Poster Session ~ The Prenatal Development of Maternal Self-Efficacy in First-time Mothers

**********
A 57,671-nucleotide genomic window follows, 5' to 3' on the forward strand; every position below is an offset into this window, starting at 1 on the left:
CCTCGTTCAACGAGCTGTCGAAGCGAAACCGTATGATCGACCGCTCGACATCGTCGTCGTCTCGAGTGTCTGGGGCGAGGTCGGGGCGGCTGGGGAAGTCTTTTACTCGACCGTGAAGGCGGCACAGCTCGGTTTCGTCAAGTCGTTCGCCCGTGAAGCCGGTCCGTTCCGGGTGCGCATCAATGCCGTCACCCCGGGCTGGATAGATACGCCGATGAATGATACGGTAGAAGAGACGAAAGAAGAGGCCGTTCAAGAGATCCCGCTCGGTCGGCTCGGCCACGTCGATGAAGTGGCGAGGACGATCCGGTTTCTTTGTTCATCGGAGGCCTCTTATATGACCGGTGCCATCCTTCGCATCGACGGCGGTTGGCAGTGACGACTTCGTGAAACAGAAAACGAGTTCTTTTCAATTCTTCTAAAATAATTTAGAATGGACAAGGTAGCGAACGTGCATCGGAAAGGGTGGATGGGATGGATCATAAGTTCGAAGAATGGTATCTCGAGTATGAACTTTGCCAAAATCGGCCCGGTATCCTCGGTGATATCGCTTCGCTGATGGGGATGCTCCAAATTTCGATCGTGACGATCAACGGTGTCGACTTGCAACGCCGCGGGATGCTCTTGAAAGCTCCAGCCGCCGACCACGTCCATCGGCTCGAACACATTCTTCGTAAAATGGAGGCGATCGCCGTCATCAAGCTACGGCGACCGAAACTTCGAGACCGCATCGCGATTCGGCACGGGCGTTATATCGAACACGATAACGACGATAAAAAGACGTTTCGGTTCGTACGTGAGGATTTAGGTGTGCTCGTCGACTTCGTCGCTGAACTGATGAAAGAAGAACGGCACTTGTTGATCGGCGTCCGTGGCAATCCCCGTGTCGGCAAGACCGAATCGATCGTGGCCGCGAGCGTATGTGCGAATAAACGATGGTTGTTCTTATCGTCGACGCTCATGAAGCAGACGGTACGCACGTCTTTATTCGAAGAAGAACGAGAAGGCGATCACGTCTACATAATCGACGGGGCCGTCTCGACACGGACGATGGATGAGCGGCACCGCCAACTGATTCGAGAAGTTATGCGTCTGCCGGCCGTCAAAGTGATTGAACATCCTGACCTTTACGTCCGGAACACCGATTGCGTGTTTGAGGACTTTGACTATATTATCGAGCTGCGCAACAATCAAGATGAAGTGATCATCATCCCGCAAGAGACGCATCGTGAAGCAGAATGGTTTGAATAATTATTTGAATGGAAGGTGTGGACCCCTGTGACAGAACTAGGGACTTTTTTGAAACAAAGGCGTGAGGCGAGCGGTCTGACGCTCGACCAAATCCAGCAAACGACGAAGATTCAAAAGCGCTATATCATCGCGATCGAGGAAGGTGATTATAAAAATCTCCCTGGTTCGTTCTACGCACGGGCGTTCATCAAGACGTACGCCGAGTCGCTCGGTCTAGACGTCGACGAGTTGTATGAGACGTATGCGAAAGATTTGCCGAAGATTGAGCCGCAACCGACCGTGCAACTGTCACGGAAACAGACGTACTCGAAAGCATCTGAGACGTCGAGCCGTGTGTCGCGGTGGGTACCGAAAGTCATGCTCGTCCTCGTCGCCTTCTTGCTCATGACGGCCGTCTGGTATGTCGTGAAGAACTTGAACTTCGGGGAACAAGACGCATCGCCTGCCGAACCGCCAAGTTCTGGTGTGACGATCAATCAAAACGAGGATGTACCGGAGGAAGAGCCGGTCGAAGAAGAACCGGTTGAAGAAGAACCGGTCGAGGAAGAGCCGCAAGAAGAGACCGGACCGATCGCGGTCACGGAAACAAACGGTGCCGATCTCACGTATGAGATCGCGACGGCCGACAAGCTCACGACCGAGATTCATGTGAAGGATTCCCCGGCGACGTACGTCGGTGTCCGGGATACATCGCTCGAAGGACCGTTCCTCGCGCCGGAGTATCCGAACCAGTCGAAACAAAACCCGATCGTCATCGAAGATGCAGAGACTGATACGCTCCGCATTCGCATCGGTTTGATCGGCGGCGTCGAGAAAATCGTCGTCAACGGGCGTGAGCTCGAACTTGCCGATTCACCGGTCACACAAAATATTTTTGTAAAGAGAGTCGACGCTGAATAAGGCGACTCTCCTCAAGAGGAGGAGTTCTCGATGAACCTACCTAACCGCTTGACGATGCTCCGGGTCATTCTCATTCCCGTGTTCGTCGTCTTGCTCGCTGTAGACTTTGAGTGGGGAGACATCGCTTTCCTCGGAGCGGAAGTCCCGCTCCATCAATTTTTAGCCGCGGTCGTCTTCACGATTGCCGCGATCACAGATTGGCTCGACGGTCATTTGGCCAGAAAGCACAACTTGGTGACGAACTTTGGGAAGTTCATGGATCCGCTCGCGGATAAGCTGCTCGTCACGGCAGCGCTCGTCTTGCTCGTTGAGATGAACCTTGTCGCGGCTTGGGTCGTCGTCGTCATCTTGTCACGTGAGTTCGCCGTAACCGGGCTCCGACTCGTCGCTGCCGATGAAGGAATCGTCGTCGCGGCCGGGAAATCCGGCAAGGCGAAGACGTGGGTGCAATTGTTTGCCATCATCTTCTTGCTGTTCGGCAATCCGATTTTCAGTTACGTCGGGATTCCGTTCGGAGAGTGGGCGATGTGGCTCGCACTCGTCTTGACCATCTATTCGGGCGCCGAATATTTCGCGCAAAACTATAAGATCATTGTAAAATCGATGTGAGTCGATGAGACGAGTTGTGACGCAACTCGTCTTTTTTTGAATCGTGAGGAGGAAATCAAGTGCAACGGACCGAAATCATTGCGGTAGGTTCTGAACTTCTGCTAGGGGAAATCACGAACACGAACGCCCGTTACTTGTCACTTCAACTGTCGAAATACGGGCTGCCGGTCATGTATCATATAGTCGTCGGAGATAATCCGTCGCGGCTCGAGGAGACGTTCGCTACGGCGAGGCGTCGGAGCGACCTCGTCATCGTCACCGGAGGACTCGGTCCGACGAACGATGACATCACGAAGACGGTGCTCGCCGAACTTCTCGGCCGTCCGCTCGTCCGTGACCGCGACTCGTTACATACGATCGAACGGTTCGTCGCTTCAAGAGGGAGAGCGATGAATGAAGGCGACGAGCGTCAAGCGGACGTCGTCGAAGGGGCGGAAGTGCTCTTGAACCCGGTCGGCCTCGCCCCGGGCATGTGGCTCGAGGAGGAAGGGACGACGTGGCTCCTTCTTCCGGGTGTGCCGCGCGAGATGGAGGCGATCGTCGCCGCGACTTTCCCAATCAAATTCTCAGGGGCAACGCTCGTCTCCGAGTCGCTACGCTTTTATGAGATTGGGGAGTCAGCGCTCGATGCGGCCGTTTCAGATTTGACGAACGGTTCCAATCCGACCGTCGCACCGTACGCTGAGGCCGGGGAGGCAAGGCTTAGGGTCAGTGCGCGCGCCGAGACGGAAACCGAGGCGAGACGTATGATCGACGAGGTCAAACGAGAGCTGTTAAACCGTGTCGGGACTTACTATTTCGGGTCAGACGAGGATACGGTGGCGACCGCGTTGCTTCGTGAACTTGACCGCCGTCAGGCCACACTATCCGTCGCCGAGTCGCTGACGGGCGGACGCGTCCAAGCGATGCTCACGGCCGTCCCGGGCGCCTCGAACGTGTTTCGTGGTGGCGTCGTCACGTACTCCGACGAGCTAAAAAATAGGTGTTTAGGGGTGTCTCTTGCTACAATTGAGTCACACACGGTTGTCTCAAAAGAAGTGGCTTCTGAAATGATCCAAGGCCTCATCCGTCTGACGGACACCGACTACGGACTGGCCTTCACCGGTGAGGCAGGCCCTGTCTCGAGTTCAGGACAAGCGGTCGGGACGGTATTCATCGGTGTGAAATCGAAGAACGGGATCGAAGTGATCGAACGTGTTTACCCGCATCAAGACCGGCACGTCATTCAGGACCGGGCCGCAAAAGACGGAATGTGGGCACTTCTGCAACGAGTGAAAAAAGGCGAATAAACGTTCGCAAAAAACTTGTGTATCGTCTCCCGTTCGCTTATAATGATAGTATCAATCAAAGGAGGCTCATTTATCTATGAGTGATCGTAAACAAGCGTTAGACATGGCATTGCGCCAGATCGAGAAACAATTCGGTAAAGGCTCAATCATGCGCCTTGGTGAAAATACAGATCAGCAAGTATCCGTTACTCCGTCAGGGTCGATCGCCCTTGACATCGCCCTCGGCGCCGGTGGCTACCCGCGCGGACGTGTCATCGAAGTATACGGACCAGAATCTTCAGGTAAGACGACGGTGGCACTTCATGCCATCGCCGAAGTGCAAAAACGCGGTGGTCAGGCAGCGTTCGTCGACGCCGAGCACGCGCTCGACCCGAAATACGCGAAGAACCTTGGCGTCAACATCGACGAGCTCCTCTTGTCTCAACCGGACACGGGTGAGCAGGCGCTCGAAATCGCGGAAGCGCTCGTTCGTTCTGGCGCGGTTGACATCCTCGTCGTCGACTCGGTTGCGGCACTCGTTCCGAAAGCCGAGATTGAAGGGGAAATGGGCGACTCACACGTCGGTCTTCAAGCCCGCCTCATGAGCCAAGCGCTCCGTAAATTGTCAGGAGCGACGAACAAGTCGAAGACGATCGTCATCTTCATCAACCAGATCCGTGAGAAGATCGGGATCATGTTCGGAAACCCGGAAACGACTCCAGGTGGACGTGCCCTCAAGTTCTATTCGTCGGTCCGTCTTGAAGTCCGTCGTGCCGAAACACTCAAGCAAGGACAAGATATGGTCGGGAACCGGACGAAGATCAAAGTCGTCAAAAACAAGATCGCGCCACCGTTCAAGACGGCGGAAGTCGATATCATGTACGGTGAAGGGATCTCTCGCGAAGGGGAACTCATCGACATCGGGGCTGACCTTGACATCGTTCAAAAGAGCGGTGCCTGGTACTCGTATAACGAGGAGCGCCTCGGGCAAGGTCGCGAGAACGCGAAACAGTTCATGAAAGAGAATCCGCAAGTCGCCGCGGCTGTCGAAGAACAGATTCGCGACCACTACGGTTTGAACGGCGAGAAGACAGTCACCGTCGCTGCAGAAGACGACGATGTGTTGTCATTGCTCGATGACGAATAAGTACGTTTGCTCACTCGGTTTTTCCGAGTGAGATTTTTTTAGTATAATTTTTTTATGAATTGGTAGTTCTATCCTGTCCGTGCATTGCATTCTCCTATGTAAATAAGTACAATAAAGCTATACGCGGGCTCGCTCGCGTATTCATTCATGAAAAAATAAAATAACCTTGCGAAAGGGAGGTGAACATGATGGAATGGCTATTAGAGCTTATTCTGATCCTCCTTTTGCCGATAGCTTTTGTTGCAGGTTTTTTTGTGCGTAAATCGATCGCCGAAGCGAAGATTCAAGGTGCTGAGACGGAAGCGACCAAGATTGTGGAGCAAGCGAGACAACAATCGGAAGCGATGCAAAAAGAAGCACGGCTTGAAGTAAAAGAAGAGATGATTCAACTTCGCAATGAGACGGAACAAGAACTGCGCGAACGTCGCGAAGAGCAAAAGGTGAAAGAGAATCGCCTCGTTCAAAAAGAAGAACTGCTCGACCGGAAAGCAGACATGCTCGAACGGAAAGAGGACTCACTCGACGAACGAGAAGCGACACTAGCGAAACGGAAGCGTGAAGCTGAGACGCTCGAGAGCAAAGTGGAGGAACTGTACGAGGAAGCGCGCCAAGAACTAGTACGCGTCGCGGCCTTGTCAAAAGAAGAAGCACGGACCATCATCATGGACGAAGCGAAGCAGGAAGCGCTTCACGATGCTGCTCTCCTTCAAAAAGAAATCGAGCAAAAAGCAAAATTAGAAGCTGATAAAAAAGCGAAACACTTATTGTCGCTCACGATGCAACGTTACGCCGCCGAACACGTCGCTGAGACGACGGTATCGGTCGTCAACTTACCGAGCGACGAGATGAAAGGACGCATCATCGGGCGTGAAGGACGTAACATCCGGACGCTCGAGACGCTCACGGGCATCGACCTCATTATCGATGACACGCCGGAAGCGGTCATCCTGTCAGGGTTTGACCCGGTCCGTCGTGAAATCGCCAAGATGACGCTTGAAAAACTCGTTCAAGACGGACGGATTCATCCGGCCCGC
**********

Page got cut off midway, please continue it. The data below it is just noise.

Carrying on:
A mother’s beliefs about her ability to carry out tasks related to parenting, or her level of maternal self-efficacy (MSE), has been found to have important implications for both mother and child. For example, MSE has been found to be negatively correlated with postpartum depression, to be positively correlated with observed competence in parenting, and to mediate the relationship between maternal depression and maternal competence.3 MSE has also been found to be related to children’s socio-emotional functioning. Curiously, although maternal development begins prenatally, most MSE studies have only examined its development postpartum. The exceptions are a few studies targeting only the last trimester of pregnancy. This presentation will report on the early pregnancy data from a longitudinal study of the development of MSE from early pregnancy to postpartum. This research aims to understand associations among MSE, women’s relationships with their prenatal providers, and their childbirth experiences.